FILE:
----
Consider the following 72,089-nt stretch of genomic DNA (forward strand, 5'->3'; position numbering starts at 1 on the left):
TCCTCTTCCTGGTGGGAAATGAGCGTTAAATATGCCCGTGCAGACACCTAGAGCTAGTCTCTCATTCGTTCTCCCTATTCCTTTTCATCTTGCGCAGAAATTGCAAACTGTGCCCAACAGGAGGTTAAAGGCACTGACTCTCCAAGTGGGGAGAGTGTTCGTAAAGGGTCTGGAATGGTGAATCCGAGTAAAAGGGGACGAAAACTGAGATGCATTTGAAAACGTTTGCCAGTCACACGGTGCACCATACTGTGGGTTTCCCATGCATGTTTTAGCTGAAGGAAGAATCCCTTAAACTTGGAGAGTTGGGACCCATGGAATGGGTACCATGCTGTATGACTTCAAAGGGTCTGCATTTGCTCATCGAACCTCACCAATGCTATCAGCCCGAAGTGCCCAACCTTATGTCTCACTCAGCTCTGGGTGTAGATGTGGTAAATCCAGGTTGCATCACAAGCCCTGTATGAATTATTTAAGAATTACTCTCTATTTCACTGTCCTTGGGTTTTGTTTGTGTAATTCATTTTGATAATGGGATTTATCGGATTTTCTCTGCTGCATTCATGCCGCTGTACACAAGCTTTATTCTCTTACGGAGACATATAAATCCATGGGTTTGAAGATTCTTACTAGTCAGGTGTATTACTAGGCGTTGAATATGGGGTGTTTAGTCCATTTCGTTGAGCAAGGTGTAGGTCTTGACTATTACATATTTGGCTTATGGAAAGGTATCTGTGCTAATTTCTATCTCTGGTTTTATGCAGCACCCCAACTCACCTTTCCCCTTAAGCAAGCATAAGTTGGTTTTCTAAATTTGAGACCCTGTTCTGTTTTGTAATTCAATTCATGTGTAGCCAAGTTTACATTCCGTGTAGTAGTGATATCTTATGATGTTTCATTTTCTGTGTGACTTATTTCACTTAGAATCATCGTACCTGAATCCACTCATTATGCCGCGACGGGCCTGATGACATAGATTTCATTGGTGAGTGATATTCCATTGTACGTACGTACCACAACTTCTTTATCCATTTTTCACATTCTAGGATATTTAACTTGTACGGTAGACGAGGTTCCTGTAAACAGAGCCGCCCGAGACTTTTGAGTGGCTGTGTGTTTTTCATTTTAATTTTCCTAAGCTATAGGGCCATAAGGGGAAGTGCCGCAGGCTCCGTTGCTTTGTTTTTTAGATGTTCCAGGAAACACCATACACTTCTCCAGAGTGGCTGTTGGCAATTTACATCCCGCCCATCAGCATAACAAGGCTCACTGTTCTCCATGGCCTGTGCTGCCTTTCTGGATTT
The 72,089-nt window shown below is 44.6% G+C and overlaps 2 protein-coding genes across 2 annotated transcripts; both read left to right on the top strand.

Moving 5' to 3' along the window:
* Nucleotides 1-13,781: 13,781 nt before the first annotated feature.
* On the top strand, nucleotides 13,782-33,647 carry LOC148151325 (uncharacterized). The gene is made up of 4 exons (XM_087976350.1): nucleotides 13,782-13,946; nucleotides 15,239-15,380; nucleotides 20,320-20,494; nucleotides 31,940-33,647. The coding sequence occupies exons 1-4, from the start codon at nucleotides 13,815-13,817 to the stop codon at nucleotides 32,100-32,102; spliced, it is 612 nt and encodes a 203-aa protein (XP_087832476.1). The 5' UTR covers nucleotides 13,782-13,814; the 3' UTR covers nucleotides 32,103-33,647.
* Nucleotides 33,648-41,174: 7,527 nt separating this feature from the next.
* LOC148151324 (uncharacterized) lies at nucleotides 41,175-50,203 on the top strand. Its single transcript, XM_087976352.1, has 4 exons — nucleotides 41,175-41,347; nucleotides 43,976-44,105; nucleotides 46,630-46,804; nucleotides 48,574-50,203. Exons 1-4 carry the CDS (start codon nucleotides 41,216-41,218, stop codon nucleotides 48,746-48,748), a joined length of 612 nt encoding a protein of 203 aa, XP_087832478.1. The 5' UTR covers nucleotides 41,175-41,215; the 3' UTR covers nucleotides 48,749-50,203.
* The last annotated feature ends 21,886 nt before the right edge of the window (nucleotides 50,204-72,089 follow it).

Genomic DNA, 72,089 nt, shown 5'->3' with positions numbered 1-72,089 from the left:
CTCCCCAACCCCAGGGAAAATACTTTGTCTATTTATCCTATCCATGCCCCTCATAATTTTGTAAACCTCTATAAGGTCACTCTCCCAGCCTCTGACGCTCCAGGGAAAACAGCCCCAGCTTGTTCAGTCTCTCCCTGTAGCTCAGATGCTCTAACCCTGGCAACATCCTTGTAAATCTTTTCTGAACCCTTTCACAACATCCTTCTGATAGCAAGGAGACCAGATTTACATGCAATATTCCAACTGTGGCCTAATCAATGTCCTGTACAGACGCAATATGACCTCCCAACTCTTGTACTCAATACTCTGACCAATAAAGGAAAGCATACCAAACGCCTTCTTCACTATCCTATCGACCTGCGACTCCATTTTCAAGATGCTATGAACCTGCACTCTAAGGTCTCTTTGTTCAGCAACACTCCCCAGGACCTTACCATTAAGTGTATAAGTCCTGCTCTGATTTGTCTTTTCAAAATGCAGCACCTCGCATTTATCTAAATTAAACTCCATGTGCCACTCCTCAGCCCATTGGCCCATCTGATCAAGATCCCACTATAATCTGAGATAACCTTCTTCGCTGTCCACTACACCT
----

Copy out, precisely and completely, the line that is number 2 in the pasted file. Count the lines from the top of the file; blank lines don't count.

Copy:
TCCTCTTCCTGGTGGGAAATGAGCGTTAAATATGCCCGTGCAGACACCTAGAGCTAGTCTCTCATTCGTTCTCCCTATTCCTTTTCATCTTGCGCAGAAATTGCAAACTGTGCCCAACAGGAGGTTAAAGGCACTGACTCTCCAAGTGGGGAGAGTGTTCGTAAAGGGTCTGGAATGGTGAATCCGAGTAAAAGGGGACGAAAACTGAGATGCATTTGAAAACGTTTGCCAGTCACACGGTGCACCATACTGTGGGTTTCCCATGCATGTTTTAGCTGAAGGAAGAATCCCTTAAACTTGGAGAGTTGGGACCCATGGAATGGGTACCATGCTGTATGACTTCAAAGGGTCTGCATTTGCTCATCGAACCTCACCAATGCTATCAGCCCGAAGTGCCCAACCTTATGTCTCACTCAGCTCTGGGTGTAGATGTGGTAAATCCAGGTTGCATCACAAGCCCTGTATGAATTATTTAAGAATTACTCTCTATTTCACTGTCCTTGGGTTTTGTTTGTGTAATTCATTTTGATAATGGGATTTATCGGATTTTCTCTGCTGCATTCATGCCGCTGTACACAAGCTTTATTCTCTTACGGAGACATATAAATCCATGGGTTTGAAGATTCTTACTAGTCAGGTGTATTACTAGGCGTTGAATATGGGGTGTTTAGTCCATTTCGTTGAGCAAGGTGTAGGTCTTGACTATTACATATTTGGCTTATGGAAAGGTATCTGTGCTAATTTCTATCTCTGGTTTTATGCAGCACCCCAACTCACCTTTCCCCTTAAGCAAGCATAAGTTGGTTTTCTAAATTTGAGACCCTGTTCTGTTTTGTAATTCAATTCATGTGTAGCCAAGTTTACATTCCGTGTAGTAGTGATATCTTATGATGTTTCATTTTCTGTGTGACTTATTTCACTTAGAATCATCGTACCTGAATCCACTCATTATGCCGCGACGGGCCTGATGACATAGATTTCATTGGTGAGTGATATTCCATTGTACGTACGTACCACAACTTCTTTATCCATTTTTCACATTCTAGGATATTTAACTTGTACGGTAGACGAGGTTCCTGTAAACAGAGCCGCCCGAGACTTTTGAGTGGCTGTGTGTTTTTCATTTTAATTTTCCTAAGCTATAGGGCCATAAGGGGAAGTGCCGCAGGCTCCGTTGCTTTGTTTTTTAGATGTTCCAGGAAACACCATACACTTCTCCAGAGTGGCTGTTGGCAATTTACATCCCGCCCATCAGCATAACAAGGCTCACTGTTCTCCATGGCCTGTGCTGCCTTTCTGGATTT